It depends. Even if the MSO handles all these tasks, the medical practice may be listed as a party to the transaction. In other words, you may absorb some of the liability. Here’s the key: don’t sign anything without having an attorney read it first. A lawyer may use an indemnification provision, also called a hold harmless provision, to shift risk away from you and toward the MSO. A lawyer can also make sure your payments to the MSO don’t violate any state fee-splitting laws. For added protection, consider adding or enhancing your liability insurance. A robust business insurance policy can make sure your practice is protected.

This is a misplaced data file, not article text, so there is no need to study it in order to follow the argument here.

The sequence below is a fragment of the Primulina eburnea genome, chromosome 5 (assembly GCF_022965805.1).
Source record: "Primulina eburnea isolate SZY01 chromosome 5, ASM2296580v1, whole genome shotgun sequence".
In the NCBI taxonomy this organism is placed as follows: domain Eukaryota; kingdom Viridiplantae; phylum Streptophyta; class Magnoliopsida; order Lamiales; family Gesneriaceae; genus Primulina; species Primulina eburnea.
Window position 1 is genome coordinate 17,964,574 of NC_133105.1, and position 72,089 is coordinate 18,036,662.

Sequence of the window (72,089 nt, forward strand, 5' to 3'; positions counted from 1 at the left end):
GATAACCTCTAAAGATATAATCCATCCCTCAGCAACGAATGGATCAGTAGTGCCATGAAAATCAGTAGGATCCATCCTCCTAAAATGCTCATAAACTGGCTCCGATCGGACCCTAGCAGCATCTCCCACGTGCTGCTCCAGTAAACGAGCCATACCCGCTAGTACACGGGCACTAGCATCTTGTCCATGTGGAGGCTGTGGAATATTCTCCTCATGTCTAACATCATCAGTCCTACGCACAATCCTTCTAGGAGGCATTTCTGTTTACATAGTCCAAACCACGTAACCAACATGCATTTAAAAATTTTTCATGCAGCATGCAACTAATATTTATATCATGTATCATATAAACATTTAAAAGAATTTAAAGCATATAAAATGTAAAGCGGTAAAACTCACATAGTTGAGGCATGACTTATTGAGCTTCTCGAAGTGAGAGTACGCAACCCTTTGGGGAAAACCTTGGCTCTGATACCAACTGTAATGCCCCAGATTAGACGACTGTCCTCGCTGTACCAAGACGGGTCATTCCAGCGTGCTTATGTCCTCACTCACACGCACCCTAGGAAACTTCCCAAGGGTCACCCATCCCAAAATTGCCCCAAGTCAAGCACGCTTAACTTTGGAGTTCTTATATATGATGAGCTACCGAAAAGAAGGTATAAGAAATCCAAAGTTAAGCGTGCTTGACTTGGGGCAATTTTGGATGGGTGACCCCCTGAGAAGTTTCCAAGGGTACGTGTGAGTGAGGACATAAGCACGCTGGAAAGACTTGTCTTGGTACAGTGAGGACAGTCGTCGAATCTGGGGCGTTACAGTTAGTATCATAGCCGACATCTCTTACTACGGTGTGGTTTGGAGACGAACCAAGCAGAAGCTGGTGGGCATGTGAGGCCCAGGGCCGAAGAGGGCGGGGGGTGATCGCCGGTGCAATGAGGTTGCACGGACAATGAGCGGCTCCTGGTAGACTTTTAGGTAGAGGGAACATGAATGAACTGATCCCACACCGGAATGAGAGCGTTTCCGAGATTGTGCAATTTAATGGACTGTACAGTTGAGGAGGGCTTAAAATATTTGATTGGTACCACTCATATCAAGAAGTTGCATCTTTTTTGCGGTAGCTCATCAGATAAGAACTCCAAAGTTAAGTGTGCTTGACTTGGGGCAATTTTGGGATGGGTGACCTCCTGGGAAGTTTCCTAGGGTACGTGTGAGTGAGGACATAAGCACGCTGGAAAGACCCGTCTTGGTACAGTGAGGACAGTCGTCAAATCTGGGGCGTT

Although perhaps not as powerful as a president’s, a physician’s signature carries weight. Knowing common ways your signature can put you in hot water can drastically reduce your risk of liability. An experienced lawyer, such as the healthcare attorneys at Jackson LLP, can provide the guidance you need to keep your focus on patient care. If you’re a physician or business owner in one of the states that we serve, book a free consultation to learn how we can help you.  

This blog is made for educational purposes and is not intended to be specific legal advice to any particular person. It does not create an attorney-client relationship between our firm and the reader. It should not be used as a substitute for competent legal advice from a licensed attorney in your jurisdiction.